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Three Ways to Become T-Shaped

Team members should venture outside their role descriptions, engage in, and feel a shared responsibility for, the entire team's deliveries. In this article I will look at three ways of becoming T-shaped – a great goal on the journey to becoming a self-organizing cross-functional development team.

Mr T from the TV series A-Team
Mr T from the TV series A-Team

To be T-shaped means having deep knowledge in one area and basic understanding of many areas – being able to help out and understand not only your own area of expertise. This is somewhat of an over simplification as people often have more than one area of expertise, and various degree of knowledge in many areas. But it works well enough to illustrate the point.

Becoming T-shaped is a deliberate goal as an individual, team and organization. As a team member you need to want to work and deliver together, and for the team to succeed.

"Becoming a T occurs through experience and a personal willingness to learn about knowledge areas that do not always stand in close relation to your own specialization." -Klaus Leopold, Practical Kanban

Teams and individuals also need support from the organization. It needs to be ok to take the time to become T's. It needs to be a company priority and appreciated as something making the organization more effective.

Without further ado, here are three practices that help your team become T-shaped.

1. Estimate Together

When you estimate backlog items together as a team using relative estimates, for example story points, you estimate all work to get an item done and represent that effort with one number.

This might seem impossible as the definition of done usually includes many competency areas including programming, testing, design and documentation. How can a team decide on one number encompassing all of this?

Sure it can be awkward at first and there are plenty of pitfalls to fall into, but soon enough you become comfortable with, and proficient in, understanding the entirety of what it takes to get an item to done. Also, relative estimates is part of the secret sauce making this work.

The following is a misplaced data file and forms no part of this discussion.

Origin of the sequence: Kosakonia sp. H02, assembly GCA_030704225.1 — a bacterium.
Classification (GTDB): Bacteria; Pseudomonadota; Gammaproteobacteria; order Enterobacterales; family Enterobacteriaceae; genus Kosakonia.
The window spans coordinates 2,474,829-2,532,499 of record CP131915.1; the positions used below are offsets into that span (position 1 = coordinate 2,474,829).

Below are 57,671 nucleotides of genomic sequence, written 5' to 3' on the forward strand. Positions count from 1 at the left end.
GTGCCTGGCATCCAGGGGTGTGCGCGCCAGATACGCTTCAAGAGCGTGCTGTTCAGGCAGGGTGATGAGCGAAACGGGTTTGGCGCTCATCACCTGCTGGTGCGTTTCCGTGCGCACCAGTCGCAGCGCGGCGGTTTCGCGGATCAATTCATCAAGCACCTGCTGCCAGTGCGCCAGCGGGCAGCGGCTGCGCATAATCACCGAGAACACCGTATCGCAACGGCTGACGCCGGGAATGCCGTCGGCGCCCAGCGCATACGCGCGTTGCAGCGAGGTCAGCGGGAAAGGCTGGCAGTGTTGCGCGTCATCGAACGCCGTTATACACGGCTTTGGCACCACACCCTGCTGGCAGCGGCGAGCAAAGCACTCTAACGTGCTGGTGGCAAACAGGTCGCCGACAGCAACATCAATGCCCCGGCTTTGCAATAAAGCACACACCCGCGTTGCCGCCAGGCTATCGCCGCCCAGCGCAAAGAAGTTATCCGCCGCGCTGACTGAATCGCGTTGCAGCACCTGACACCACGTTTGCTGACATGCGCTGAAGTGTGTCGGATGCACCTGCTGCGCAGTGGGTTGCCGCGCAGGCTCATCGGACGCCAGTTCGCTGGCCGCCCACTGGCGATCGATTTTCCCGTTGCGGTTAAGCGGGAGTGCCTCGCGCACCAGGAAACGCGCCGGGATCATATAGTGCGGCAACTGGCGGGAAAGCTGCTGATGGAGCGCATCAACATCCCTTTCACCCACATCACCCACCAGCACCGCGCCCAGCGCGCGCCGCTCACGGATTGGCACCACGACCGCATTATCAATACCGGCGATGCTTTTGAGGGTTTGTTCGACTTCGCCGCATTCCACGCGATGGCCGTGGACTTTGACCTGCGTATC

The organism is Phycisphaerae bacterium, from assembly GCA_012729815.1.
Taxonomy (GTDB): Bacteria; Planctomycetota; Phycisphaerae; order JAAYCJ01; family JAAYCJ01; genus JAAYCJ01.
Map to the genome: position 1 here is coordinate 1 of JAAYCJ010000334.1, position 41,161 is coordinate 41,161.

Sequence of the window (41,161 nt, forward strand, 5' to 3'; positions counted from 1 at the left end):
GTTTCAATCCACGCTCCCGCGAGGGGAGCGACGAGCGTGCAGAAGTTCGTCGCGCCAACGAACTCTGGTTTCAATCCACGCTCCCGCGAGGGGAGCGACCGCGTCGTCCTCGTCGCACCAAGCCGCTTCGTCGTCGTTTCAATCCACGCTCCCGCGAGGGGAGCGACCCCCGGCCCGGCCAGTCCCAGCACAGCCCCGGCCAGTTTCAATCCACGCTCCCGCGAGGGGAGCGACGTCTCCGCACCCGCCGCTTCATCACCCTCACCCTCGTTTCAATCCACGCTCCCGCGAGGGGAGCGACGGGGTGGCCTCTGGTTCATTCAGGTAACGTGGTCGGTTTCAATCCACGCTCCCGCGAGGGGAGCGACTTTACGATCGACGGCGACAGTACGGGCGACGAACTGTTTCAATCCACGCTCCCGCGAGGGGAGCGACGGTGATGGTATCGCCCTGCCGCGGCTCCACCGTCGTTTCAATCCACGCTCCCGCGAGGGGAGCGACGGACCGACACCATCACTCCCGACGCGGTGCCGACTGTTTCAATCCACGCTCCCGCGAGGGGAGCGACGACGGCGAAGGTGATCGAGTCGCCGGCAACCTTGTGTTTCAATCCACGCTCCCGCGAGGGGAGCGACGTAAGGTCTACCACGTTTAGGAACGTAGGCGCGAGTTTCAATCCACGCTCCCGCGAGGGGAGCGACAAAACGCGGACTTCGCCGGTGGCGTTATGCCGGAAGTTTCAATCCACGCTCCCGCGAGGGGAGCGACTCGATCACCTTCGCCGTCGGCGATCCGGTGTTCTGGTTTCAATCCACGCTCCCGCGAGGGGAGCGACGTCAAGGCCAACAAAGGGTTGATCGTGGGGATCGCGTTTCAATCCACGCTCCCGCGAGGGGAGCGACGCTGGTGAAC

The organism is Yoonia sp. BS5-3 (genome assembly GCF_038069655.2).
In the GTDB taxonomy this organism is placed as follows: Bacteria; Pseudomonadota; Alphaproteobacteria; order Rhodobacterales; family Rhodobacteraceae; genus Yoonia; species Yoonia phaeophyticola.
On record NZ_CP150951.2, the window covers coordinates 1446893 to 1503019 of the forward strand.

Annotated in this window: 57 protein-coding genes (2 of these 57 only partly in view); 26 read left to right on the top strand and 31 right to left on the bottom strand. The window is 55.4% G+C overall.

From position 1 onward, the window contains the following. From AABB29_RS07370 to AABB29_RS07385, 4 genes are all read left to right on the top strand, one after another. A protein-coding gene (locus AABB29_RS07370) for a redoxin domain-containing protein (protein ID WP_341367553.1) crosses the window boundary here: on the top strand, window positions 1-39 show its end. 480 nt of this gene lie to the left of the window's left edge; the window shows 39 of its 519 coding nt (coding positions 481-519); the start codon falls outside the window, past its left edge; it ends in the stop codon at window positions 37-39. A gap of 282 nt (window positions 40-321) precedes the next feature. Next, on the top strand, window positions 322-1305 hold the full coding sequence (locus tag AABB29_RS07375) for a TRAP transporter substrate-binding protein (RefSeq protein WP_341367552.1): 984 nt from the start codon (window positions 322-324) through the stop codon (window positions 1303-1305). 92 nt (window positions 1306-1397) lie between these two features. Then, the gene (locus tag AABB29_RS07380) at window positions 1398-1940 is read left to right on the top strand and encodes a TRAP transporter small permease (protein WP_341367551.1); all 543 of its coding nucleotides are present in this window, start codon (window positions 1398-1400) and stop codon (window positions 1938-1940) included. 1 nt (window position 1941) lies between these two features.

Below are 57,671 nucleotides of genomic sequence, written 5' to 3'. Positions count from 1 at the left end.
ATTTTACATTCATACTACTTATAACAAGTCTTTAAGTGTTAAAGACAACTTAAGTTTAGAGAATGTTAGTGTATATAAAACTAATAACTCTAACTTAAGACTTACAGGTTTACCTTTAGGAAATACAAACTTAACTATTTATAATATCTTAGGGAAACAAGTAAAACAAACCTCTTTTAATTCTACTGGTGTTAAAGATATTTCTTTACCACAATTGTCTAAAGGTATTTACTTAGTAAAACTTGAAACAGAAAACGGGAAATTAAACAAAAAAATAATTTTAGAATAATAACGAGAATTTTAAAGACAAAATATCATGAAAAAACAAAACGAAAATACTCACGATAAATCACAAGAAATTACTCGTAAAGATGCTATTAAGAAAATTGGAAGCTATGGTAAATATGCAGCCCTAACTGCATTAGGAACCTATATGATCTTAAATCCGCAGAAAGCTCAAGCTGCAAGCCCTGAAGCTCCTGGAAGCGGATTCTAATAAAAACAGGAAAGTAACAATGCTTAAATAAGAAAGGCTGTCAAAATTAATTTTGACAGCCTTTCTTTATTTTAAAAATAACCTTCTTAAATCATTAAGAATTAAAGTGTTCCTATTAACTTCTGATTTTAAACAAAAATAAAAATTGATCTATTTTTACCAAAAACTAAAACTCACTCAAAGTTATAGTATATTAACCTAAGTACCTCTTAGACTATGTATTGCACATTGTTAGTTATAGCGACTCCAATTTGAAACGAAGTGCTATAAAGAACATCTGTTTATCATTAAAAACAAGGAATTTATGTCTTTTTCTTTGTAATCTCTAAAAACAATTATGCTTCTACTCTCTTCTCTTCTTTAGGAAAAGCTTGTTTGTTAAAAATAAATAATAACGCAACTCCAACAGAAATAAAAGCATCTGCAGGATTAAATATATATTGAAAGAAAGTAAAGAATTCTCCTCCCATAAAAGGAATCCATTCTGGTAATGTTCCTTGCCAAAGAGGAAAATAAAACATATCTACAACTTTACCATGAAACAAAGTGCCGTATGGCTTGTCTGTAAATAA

Agreeing on one estimate per item, and estimating together as a team, is a great way to jell as a team and for everyone to understand all aspects of work – in the process learning about new areas and becoming T-shaped.

2. Pair and Mob Work

Pairing up with someone on a backlog item or task is a great way to share knowledge and increase quality. Pair programming is a subset of this – two programmers writing code together – but don't limit this to one discipline or only pairs.

Having a UX designer and a developer pair up on something, or a developer and tester, is great not only for becoming T-shaped and jelling as a team. It is also a great way to ensure cross-discipline concerns are dealt with early. For example to ensure the design is technically feasible or that the code is testable.

And why limit yourselves to only pairs? Why not get the whole team together and work on particularly tricky items – also known as mob programming – or to get on the same page with a new design or API?

If you're worried this is not effective – you might be surprised when you try it. As handovers and misunderstandings virtually vanish it more than makes up for time spent on pair and mob work.

3. Swarming

Related to pair and mob work is swarming.

Swarming put simply is a WiP (Work in Progress) limit on the team "in progress" state, and having as many people as possible working on the top priority story until it is done. The WiP limit should be considerably lower than the number of people on the team.

Doing this in extreme for a couple of iterations (setting the "in progress" WiP limit to one) can render interesting results. For example, you might want to adjust (improve) how stories are written or when/how you involve different disciplines.

In the video below Jeff Sutherland explains the concept of swarming in the context of Scrum.

"I've never seen a high performing Scrum team without swarming being a pattern that's implemented." - Jeff Sutherland, programmer and co-creator of Scrum

Final Thoughts

Having T-shaped individuals and teams (yes, teams should also be T-shaped) increases effectiveness, but the journey to becoming T-shaped is just as important and equally valuable.

The practices described in this post help create empathy and understanding, and are great activities on the road to becoming a true team – working and delivering together.

Briefly put: A goal to become T-shaped has the potential to make you a better team.

1 comentario

17 nov 2022

Interesting. Reading your view of T-shaped team members, I understand it as your main concern is to get the team members to learn other areas than their own area of expertise (i.e. avoid being I-shaped). But in the teams I've had, I've always found the problem being that everyone tries to be an expert on everything, and that everyone aims at being able to do everything on their own (i.e. being square-shaped).

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